The Oval: Wikis

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The Brit Insurance Oval
OCS Stand (Surrey v Yorkshire in foreground).JPG
Ground information
Location Kennington, London
Establishment 1845
Seating capacity 23,500
Operator Surrey County Cricket Club
End names
Pavilion End
Vauxhall End
International information
First Test 6 September 1880: England v Australia
Last Test 20 August 2009: England v Australia
First ODI 7 September 1973: England v West Indies
Last ODI 5 September 2007: England v India
Domestic team information
Surrey (1846 – present)
As of 15 December 2007
Source: CricketArchive
The clock outside the Members' Entrance.

The Brit Insurance Oval, still commonly referred to by its original name of The Oval, is an international cricket ground in Kennington, London. In the past it was also sometimes called the 'Kennington Oval' (not to be confused with Kensington Oval in Barbados). In recent years it has been officially titled as the 'Fosters Oval', 'AMP Oval', and, currently, as the 'Brit Insurance Oval' (or 'Brit Oval') due to various commercial sponsorship deals. It is located in the London Borough of Lambeth. It is the home ground of Surrey County Cricket Club, and also traditionally hosts the final Test match of each English summer in late August or early September. The Oval was the first ground in Britain and second in the world (after the Melbourne Cricket Ground) to host Test cricket.

The nearest tube station is also called Oval, but the ground can also be easily reached from Vauxhall.

Contents

History

In 1844, Kennington Oval was a market garden. The Oval was then (and still is) owned by the Duchy of Cornwall. Surrey County Cricket Club was set up in 1845. The Duchy was willing to grant a lease of the land for the purpose of a cricket ground, and, on 10 March, 1845, the club signed a lease with the Otter Trustees, who held the land from the Duchy of Cornwall, 'to convert it into a subscription cricket ground', for 31 years at a rent of £120 per annum plus taxes (£20 more). The original contract for turfing the Oval cost £300; 10,000 grass turfs came from Tooting Common.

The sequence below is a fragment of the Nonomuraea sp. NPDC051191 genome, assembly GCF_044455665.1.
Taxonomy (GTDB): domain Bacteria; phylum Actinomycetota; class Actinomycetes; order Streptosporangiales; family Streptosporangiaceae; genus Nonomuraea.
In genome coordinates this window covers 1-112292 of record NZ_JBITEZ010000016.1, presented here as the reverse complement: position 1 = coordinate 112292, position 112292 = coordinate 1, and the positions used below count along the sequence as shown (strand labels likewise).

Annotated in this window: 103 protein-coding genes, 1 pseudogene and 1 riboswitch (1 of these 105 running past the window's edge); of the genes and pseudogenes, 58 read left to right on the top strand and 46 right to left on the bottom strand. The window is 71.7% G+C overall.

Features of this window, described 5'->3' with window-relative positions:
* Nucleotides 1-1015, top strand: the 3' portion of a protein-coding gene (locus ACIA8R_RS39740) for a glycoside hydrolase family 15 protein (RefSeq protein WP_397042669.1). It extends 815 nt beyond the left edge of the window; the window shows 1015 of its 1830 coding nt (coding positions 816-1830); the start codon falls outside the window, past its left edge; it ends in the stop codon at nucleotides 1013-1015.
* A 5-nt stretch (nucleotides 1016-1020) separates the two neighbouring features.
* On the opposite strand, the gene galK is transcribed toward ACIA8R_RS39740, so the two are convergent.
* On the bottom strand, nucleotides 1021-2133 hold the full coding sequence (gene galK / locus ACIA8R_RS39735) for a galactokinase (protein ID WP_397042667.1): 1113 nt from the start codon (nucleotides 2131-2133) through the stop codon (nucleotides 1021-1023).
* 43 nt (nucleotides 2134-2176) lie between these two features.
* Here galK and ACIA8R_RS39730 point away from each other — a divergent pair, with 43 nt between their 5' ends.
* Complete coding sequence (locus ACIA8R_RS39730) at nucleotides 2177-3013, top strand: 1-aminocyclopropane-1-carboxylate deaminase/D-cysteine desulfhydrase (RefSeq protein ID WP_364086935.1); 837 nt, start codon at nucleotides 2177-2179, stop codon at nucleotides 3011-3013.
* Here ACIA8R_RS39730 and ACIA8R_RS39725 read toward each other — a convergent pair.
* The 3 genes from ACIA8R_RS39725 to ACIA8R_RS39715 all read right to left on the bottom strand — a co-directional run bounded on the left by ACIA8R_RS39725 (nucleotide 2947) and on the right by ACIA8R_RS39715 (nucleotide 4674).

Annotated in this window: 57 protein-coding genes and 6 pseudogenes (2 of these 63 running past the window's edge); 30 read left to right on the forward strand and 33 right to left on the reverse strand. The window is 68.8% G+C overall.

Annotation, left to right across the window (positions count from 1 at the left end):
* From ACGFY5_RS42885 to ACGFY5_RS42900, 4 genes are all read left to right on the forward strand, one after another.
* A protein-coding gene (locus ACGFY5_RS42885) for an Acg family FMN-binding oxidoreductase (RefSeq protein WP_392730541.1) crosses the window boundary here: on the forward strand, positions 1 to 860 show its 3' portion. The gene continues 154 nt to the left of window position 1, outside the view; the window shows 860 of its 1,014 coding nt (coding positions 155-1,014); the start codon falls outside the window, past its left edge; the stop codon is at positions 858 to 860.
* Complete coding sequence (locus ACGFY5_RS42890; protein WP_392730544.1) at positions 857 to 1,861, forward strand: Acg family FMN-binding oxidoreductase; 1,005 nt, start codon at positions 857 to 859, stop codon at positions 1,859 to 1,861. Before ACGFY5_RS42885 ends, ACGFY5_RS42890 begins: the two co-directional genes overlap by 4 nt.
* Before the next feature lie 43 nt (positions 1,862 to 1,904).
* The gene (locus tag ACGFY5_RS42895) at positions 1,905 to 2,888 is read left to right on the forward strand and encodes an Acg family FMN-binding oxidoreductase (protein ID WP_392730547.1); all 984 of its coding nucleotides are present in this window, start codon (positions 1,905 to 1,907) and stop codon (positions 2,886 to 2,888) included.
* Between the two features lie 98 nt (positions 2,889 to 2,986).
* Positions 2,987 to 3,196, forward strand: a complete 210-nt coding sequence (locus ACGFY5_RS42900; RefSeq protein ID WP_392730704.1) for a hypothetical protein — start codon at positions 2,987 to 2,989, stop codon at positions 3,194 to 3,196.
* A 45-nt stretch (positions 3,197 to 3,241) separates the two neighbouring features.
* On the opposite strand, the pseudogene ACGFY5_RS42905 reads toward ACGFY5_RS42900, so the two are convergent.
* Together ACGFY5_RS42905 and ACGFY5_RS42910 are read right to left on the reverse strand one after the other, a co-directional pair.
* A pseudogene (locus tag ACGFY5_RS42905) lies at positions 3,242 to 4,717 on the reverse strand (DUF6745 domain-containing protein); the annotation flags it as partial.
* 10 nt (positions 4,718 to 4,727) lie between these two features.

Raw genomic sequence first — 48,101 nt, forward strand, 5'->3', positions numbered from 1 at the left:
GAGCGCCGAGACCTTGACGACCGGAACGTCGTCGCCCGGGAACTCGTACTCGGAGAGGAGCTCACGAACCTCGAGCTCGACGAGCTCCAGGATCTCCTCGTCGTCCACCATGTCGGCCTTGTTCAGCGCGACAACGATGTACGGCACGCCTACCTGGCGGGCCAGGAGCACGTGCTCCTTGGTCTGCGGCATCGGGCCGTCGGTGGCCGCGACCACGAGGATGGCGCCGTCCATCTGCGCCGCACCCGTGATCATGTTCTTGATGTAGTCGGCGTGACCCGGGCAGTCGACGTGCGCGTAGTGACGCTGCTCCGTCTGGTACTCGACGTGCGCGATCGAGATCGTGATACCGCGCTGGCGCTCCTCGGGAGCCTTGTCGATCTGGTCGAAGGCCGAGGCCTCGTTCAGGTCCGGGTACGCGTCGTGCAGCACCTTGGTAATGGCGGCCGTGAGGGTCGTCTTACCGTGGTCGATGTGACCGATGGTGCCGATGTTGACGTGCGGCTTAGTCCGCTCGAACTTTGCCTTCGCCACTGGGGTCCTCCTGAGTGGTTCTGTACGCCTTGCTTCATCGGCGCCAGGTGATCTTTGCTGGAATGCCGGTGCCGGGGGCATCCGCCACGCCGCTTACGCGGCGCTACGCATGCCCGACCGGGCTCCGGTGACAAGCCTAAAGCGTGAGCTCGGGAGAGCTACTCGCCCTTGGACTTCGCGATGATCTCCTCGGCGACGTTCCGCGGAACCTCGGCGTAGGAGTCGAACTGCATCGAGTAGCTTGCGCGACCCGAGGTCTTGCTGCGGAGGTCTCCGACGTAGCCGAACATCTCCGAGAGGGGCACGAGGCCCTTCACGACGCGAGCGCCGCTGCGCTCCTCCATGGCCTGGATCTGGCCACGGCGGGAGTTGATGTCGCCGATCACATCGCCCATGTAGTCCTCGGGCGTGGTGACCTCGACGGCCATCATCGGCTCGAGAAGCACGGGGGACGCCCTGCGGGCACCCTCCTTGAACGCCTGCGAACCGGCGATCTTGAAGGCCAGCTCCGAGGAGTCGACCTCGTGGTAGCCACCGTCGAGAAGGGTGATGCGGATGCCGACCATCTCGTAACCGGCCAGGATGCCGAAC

In 1868, 20,000 spectators gathered at the Oval for the first game of the 1868 Aboriginal cricket tour of England, the first tour of England by any foreign side.

Thanks to C. W. Alcock, the Secretary of Surrey from 1872 to 1907, the first ever Test match in England was played at the Oval in 1880 between England and Australia. The Oval thereby became the second ground to stage a Test, after the MCG. In 1882, Australia won the Ashes Test by seven runs within two days. The Sporting Times printed a mocking obituary notice for English cricket, which led to the creation of the Ashes trophy, which is still contested whenever England plays Australia. The first Test double century was scored at the Oval in 1884 by Australia's Billy Murdoch.

The current pavilion was completed in time for the 1898 season.[1]

In 1907, South Africa became the 2nd visiting Test team to play a Test match at this venue. In 1928, West Indies played its first Test match at this venue followed by New Zealand in 1931. In 1936, India became the 5th foreign visiting Test side to play at the Oval, followed by Pakistan in 1954 and Sri Lanka in 1998. Zimbabwe and Bangladesh are yet to play a Test match at the venue.

The Brit Oval under lights

During the Second World War, the Oval was intended for use as a prisoner of war camp, although it was never employed as such. The Oval is referenced by the poet Philip Larkin in his poem about the First World War, MCMXIV.[2]

The first One Day International match at this venue was played on September 7, 1973 between England and West Indies. It had the privilege of hosting matches of the 1975, 1979, 1983 and 1999 World Cups. It also hosted five of the fifteen matches in the 2004 ICC Champions Trophy, including the final. No floodlit day/night international match has been played here to date, although Surrey have played several floodlit one-day matches. In fact, Surrey's ground is noted as having the first floodlights at a sport arena in the form of gas-lamps dating back to 1889 [3].

The ground also had a Zeppelin and later a hot air balloon employed for aerial views during tests but this was never commercially viable and was gone by the turn of the millennium. Several other British grounds had this feature also such as Edgbaston. The Oval once held the record for the largest playing area of any Test venue in the world, but that record has since been surpassed by Gaddafi Stadium in Pakistan (though it is still the largest in Britain).

The billionaire Paul Getty, who had a great affinity for cricket and was at one time Surrey CCC President built a replica of the Oval on his Wormsley Park estate.[4] The famous gasholders at the Oval are actually newer than the ground by several years, having been built circa 1853. There has been much speculation of late as to whether they should be demolished, however many believe they are part of the Oval's landscape and therefore their future looks secure.

End names

The names of the ends are the Pavilion End and the Vauxhall End.

21st century redevelopment